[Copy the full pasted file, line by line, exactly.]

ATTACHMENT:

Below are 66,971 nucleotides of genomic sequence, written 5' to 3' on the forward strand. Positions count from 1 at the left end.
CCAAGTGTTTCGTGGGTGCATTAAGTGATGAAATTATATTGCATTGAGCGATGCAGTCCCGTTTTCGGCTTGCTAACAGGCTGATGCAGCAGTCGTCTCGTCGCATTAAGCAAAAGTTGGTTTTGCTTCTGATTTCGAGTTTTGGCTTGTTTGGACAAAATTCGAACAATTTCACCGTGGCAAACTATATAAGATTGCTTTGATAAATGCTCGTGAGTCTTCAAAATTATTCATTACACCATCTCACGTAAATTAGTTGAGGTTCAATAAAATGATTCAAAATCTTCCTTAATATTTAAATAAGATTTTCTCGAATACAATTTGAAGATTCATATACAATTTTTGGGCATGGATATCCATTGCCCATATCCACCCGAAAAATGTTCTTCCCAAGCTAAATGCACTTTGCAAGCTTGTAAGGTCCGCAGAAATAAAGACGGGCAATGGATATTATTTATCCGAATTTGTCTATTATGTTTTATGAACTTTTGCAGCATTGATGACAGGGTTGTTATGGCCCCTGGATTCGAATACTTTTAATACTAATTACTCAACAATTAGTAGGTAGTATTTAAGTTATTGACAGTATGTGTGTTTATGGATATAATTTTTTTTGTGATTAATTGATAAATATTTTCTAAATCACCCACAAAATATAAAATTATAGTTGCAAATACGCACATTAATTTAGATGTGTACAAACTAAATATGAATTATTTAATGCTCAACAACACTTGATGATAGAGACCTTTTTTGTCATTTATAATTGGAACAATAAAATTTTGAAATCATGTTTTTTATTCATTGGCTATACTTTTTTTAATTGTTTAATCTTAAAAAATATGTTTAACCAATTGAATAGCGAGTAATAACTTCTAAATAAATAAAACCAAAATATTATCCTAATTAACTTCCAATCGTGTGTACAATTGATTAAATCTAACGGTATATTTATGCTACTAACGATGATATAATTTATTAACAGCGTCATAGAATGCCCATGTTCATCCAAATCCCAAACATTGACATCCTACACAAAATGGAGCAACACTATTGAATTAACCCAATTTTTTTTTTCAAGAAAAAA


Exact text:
Below are 66,971 nucleotides of genomic sequence, written 5' to 3' on the forward strand. Positions count from 1 at the left end.
CCAAGTGTTTCGTGGGTGCATTAAGTGATGAAATTATATTGCATTGAGCGATGCAGTCCCGTTTTCGGCTTGCTAACAGGCTGATGCAGCAGTCGTCTCGTCGCATTAAGCAAAAGTTGGTTTTGCTTCTGATTTCGAGTTTTGGCTTGTTTGGACAAAATTCGAACAATTTCACCGTGGCAAACTATATAAGATTGCTTTGATAAATGCTCGTGAGTCTTCAAAATTATTCATTACACCATCTCACGTAAATTAGTTGAGGTTCAATAAAATGATTCAAAATCTTCCTTAATATTTAAATAAGATTTTCTCGAATACAATTTGAAGATTCATATACAATTTTTGGGCATGGATATCCATTGCCCATATCCACCCGAAAAATGTTCTTCCCAAGCTAAATGCACTTTGCAAGCTTGTAAGGTCCGCAGAAATAAAGACGGGCAATGGATATTATTTATCCGAATTTGTCTATTATGTTTTATGAACTTTTGCAGCATTGATGACAGGGTTGTTATGGCCCCTGGATTCGAATACTTTTAATACTAATTACTCAACAATTAGTAGGTAGTATTTAAGTTATTGACAGTATGTGTGTTTATGGATATAATTTTTTTTGTGATTAATTGATAAATATTTTCTAAATCACCCACAAAATATAAAATTATAGTTGCAAATACGCACATTAATTTAGATGTGTACAAACTAAATATGAATTATTTAATGCTCAACAACACTTGATGATAGAGACCTTTTTTGTCATTTATAATTGGAACAATAAAATTTTGAAATCATGTTTTTTATTCATTGGCTATACTTTTTTTAATTGTTTAATCTTAAAAAATATGTTTAACCAATTGAATAGCGAGTAATAACTTCTAAATAAATAAAACCAAAATATTATCCTAATTAACTTCCAATCGTGTGTACAATTGATTAAATCTAACGGTATATTTATGCTACTAACGATGATATAATTTATTAACAGCGTCATAGAATGCCCATGTTCATCCAAATCCCAAACATTGACATCCTACACAAAATGGAGCAACACTATTGAATTAACCCAATTTTTTTTTTCAAGAAAAAA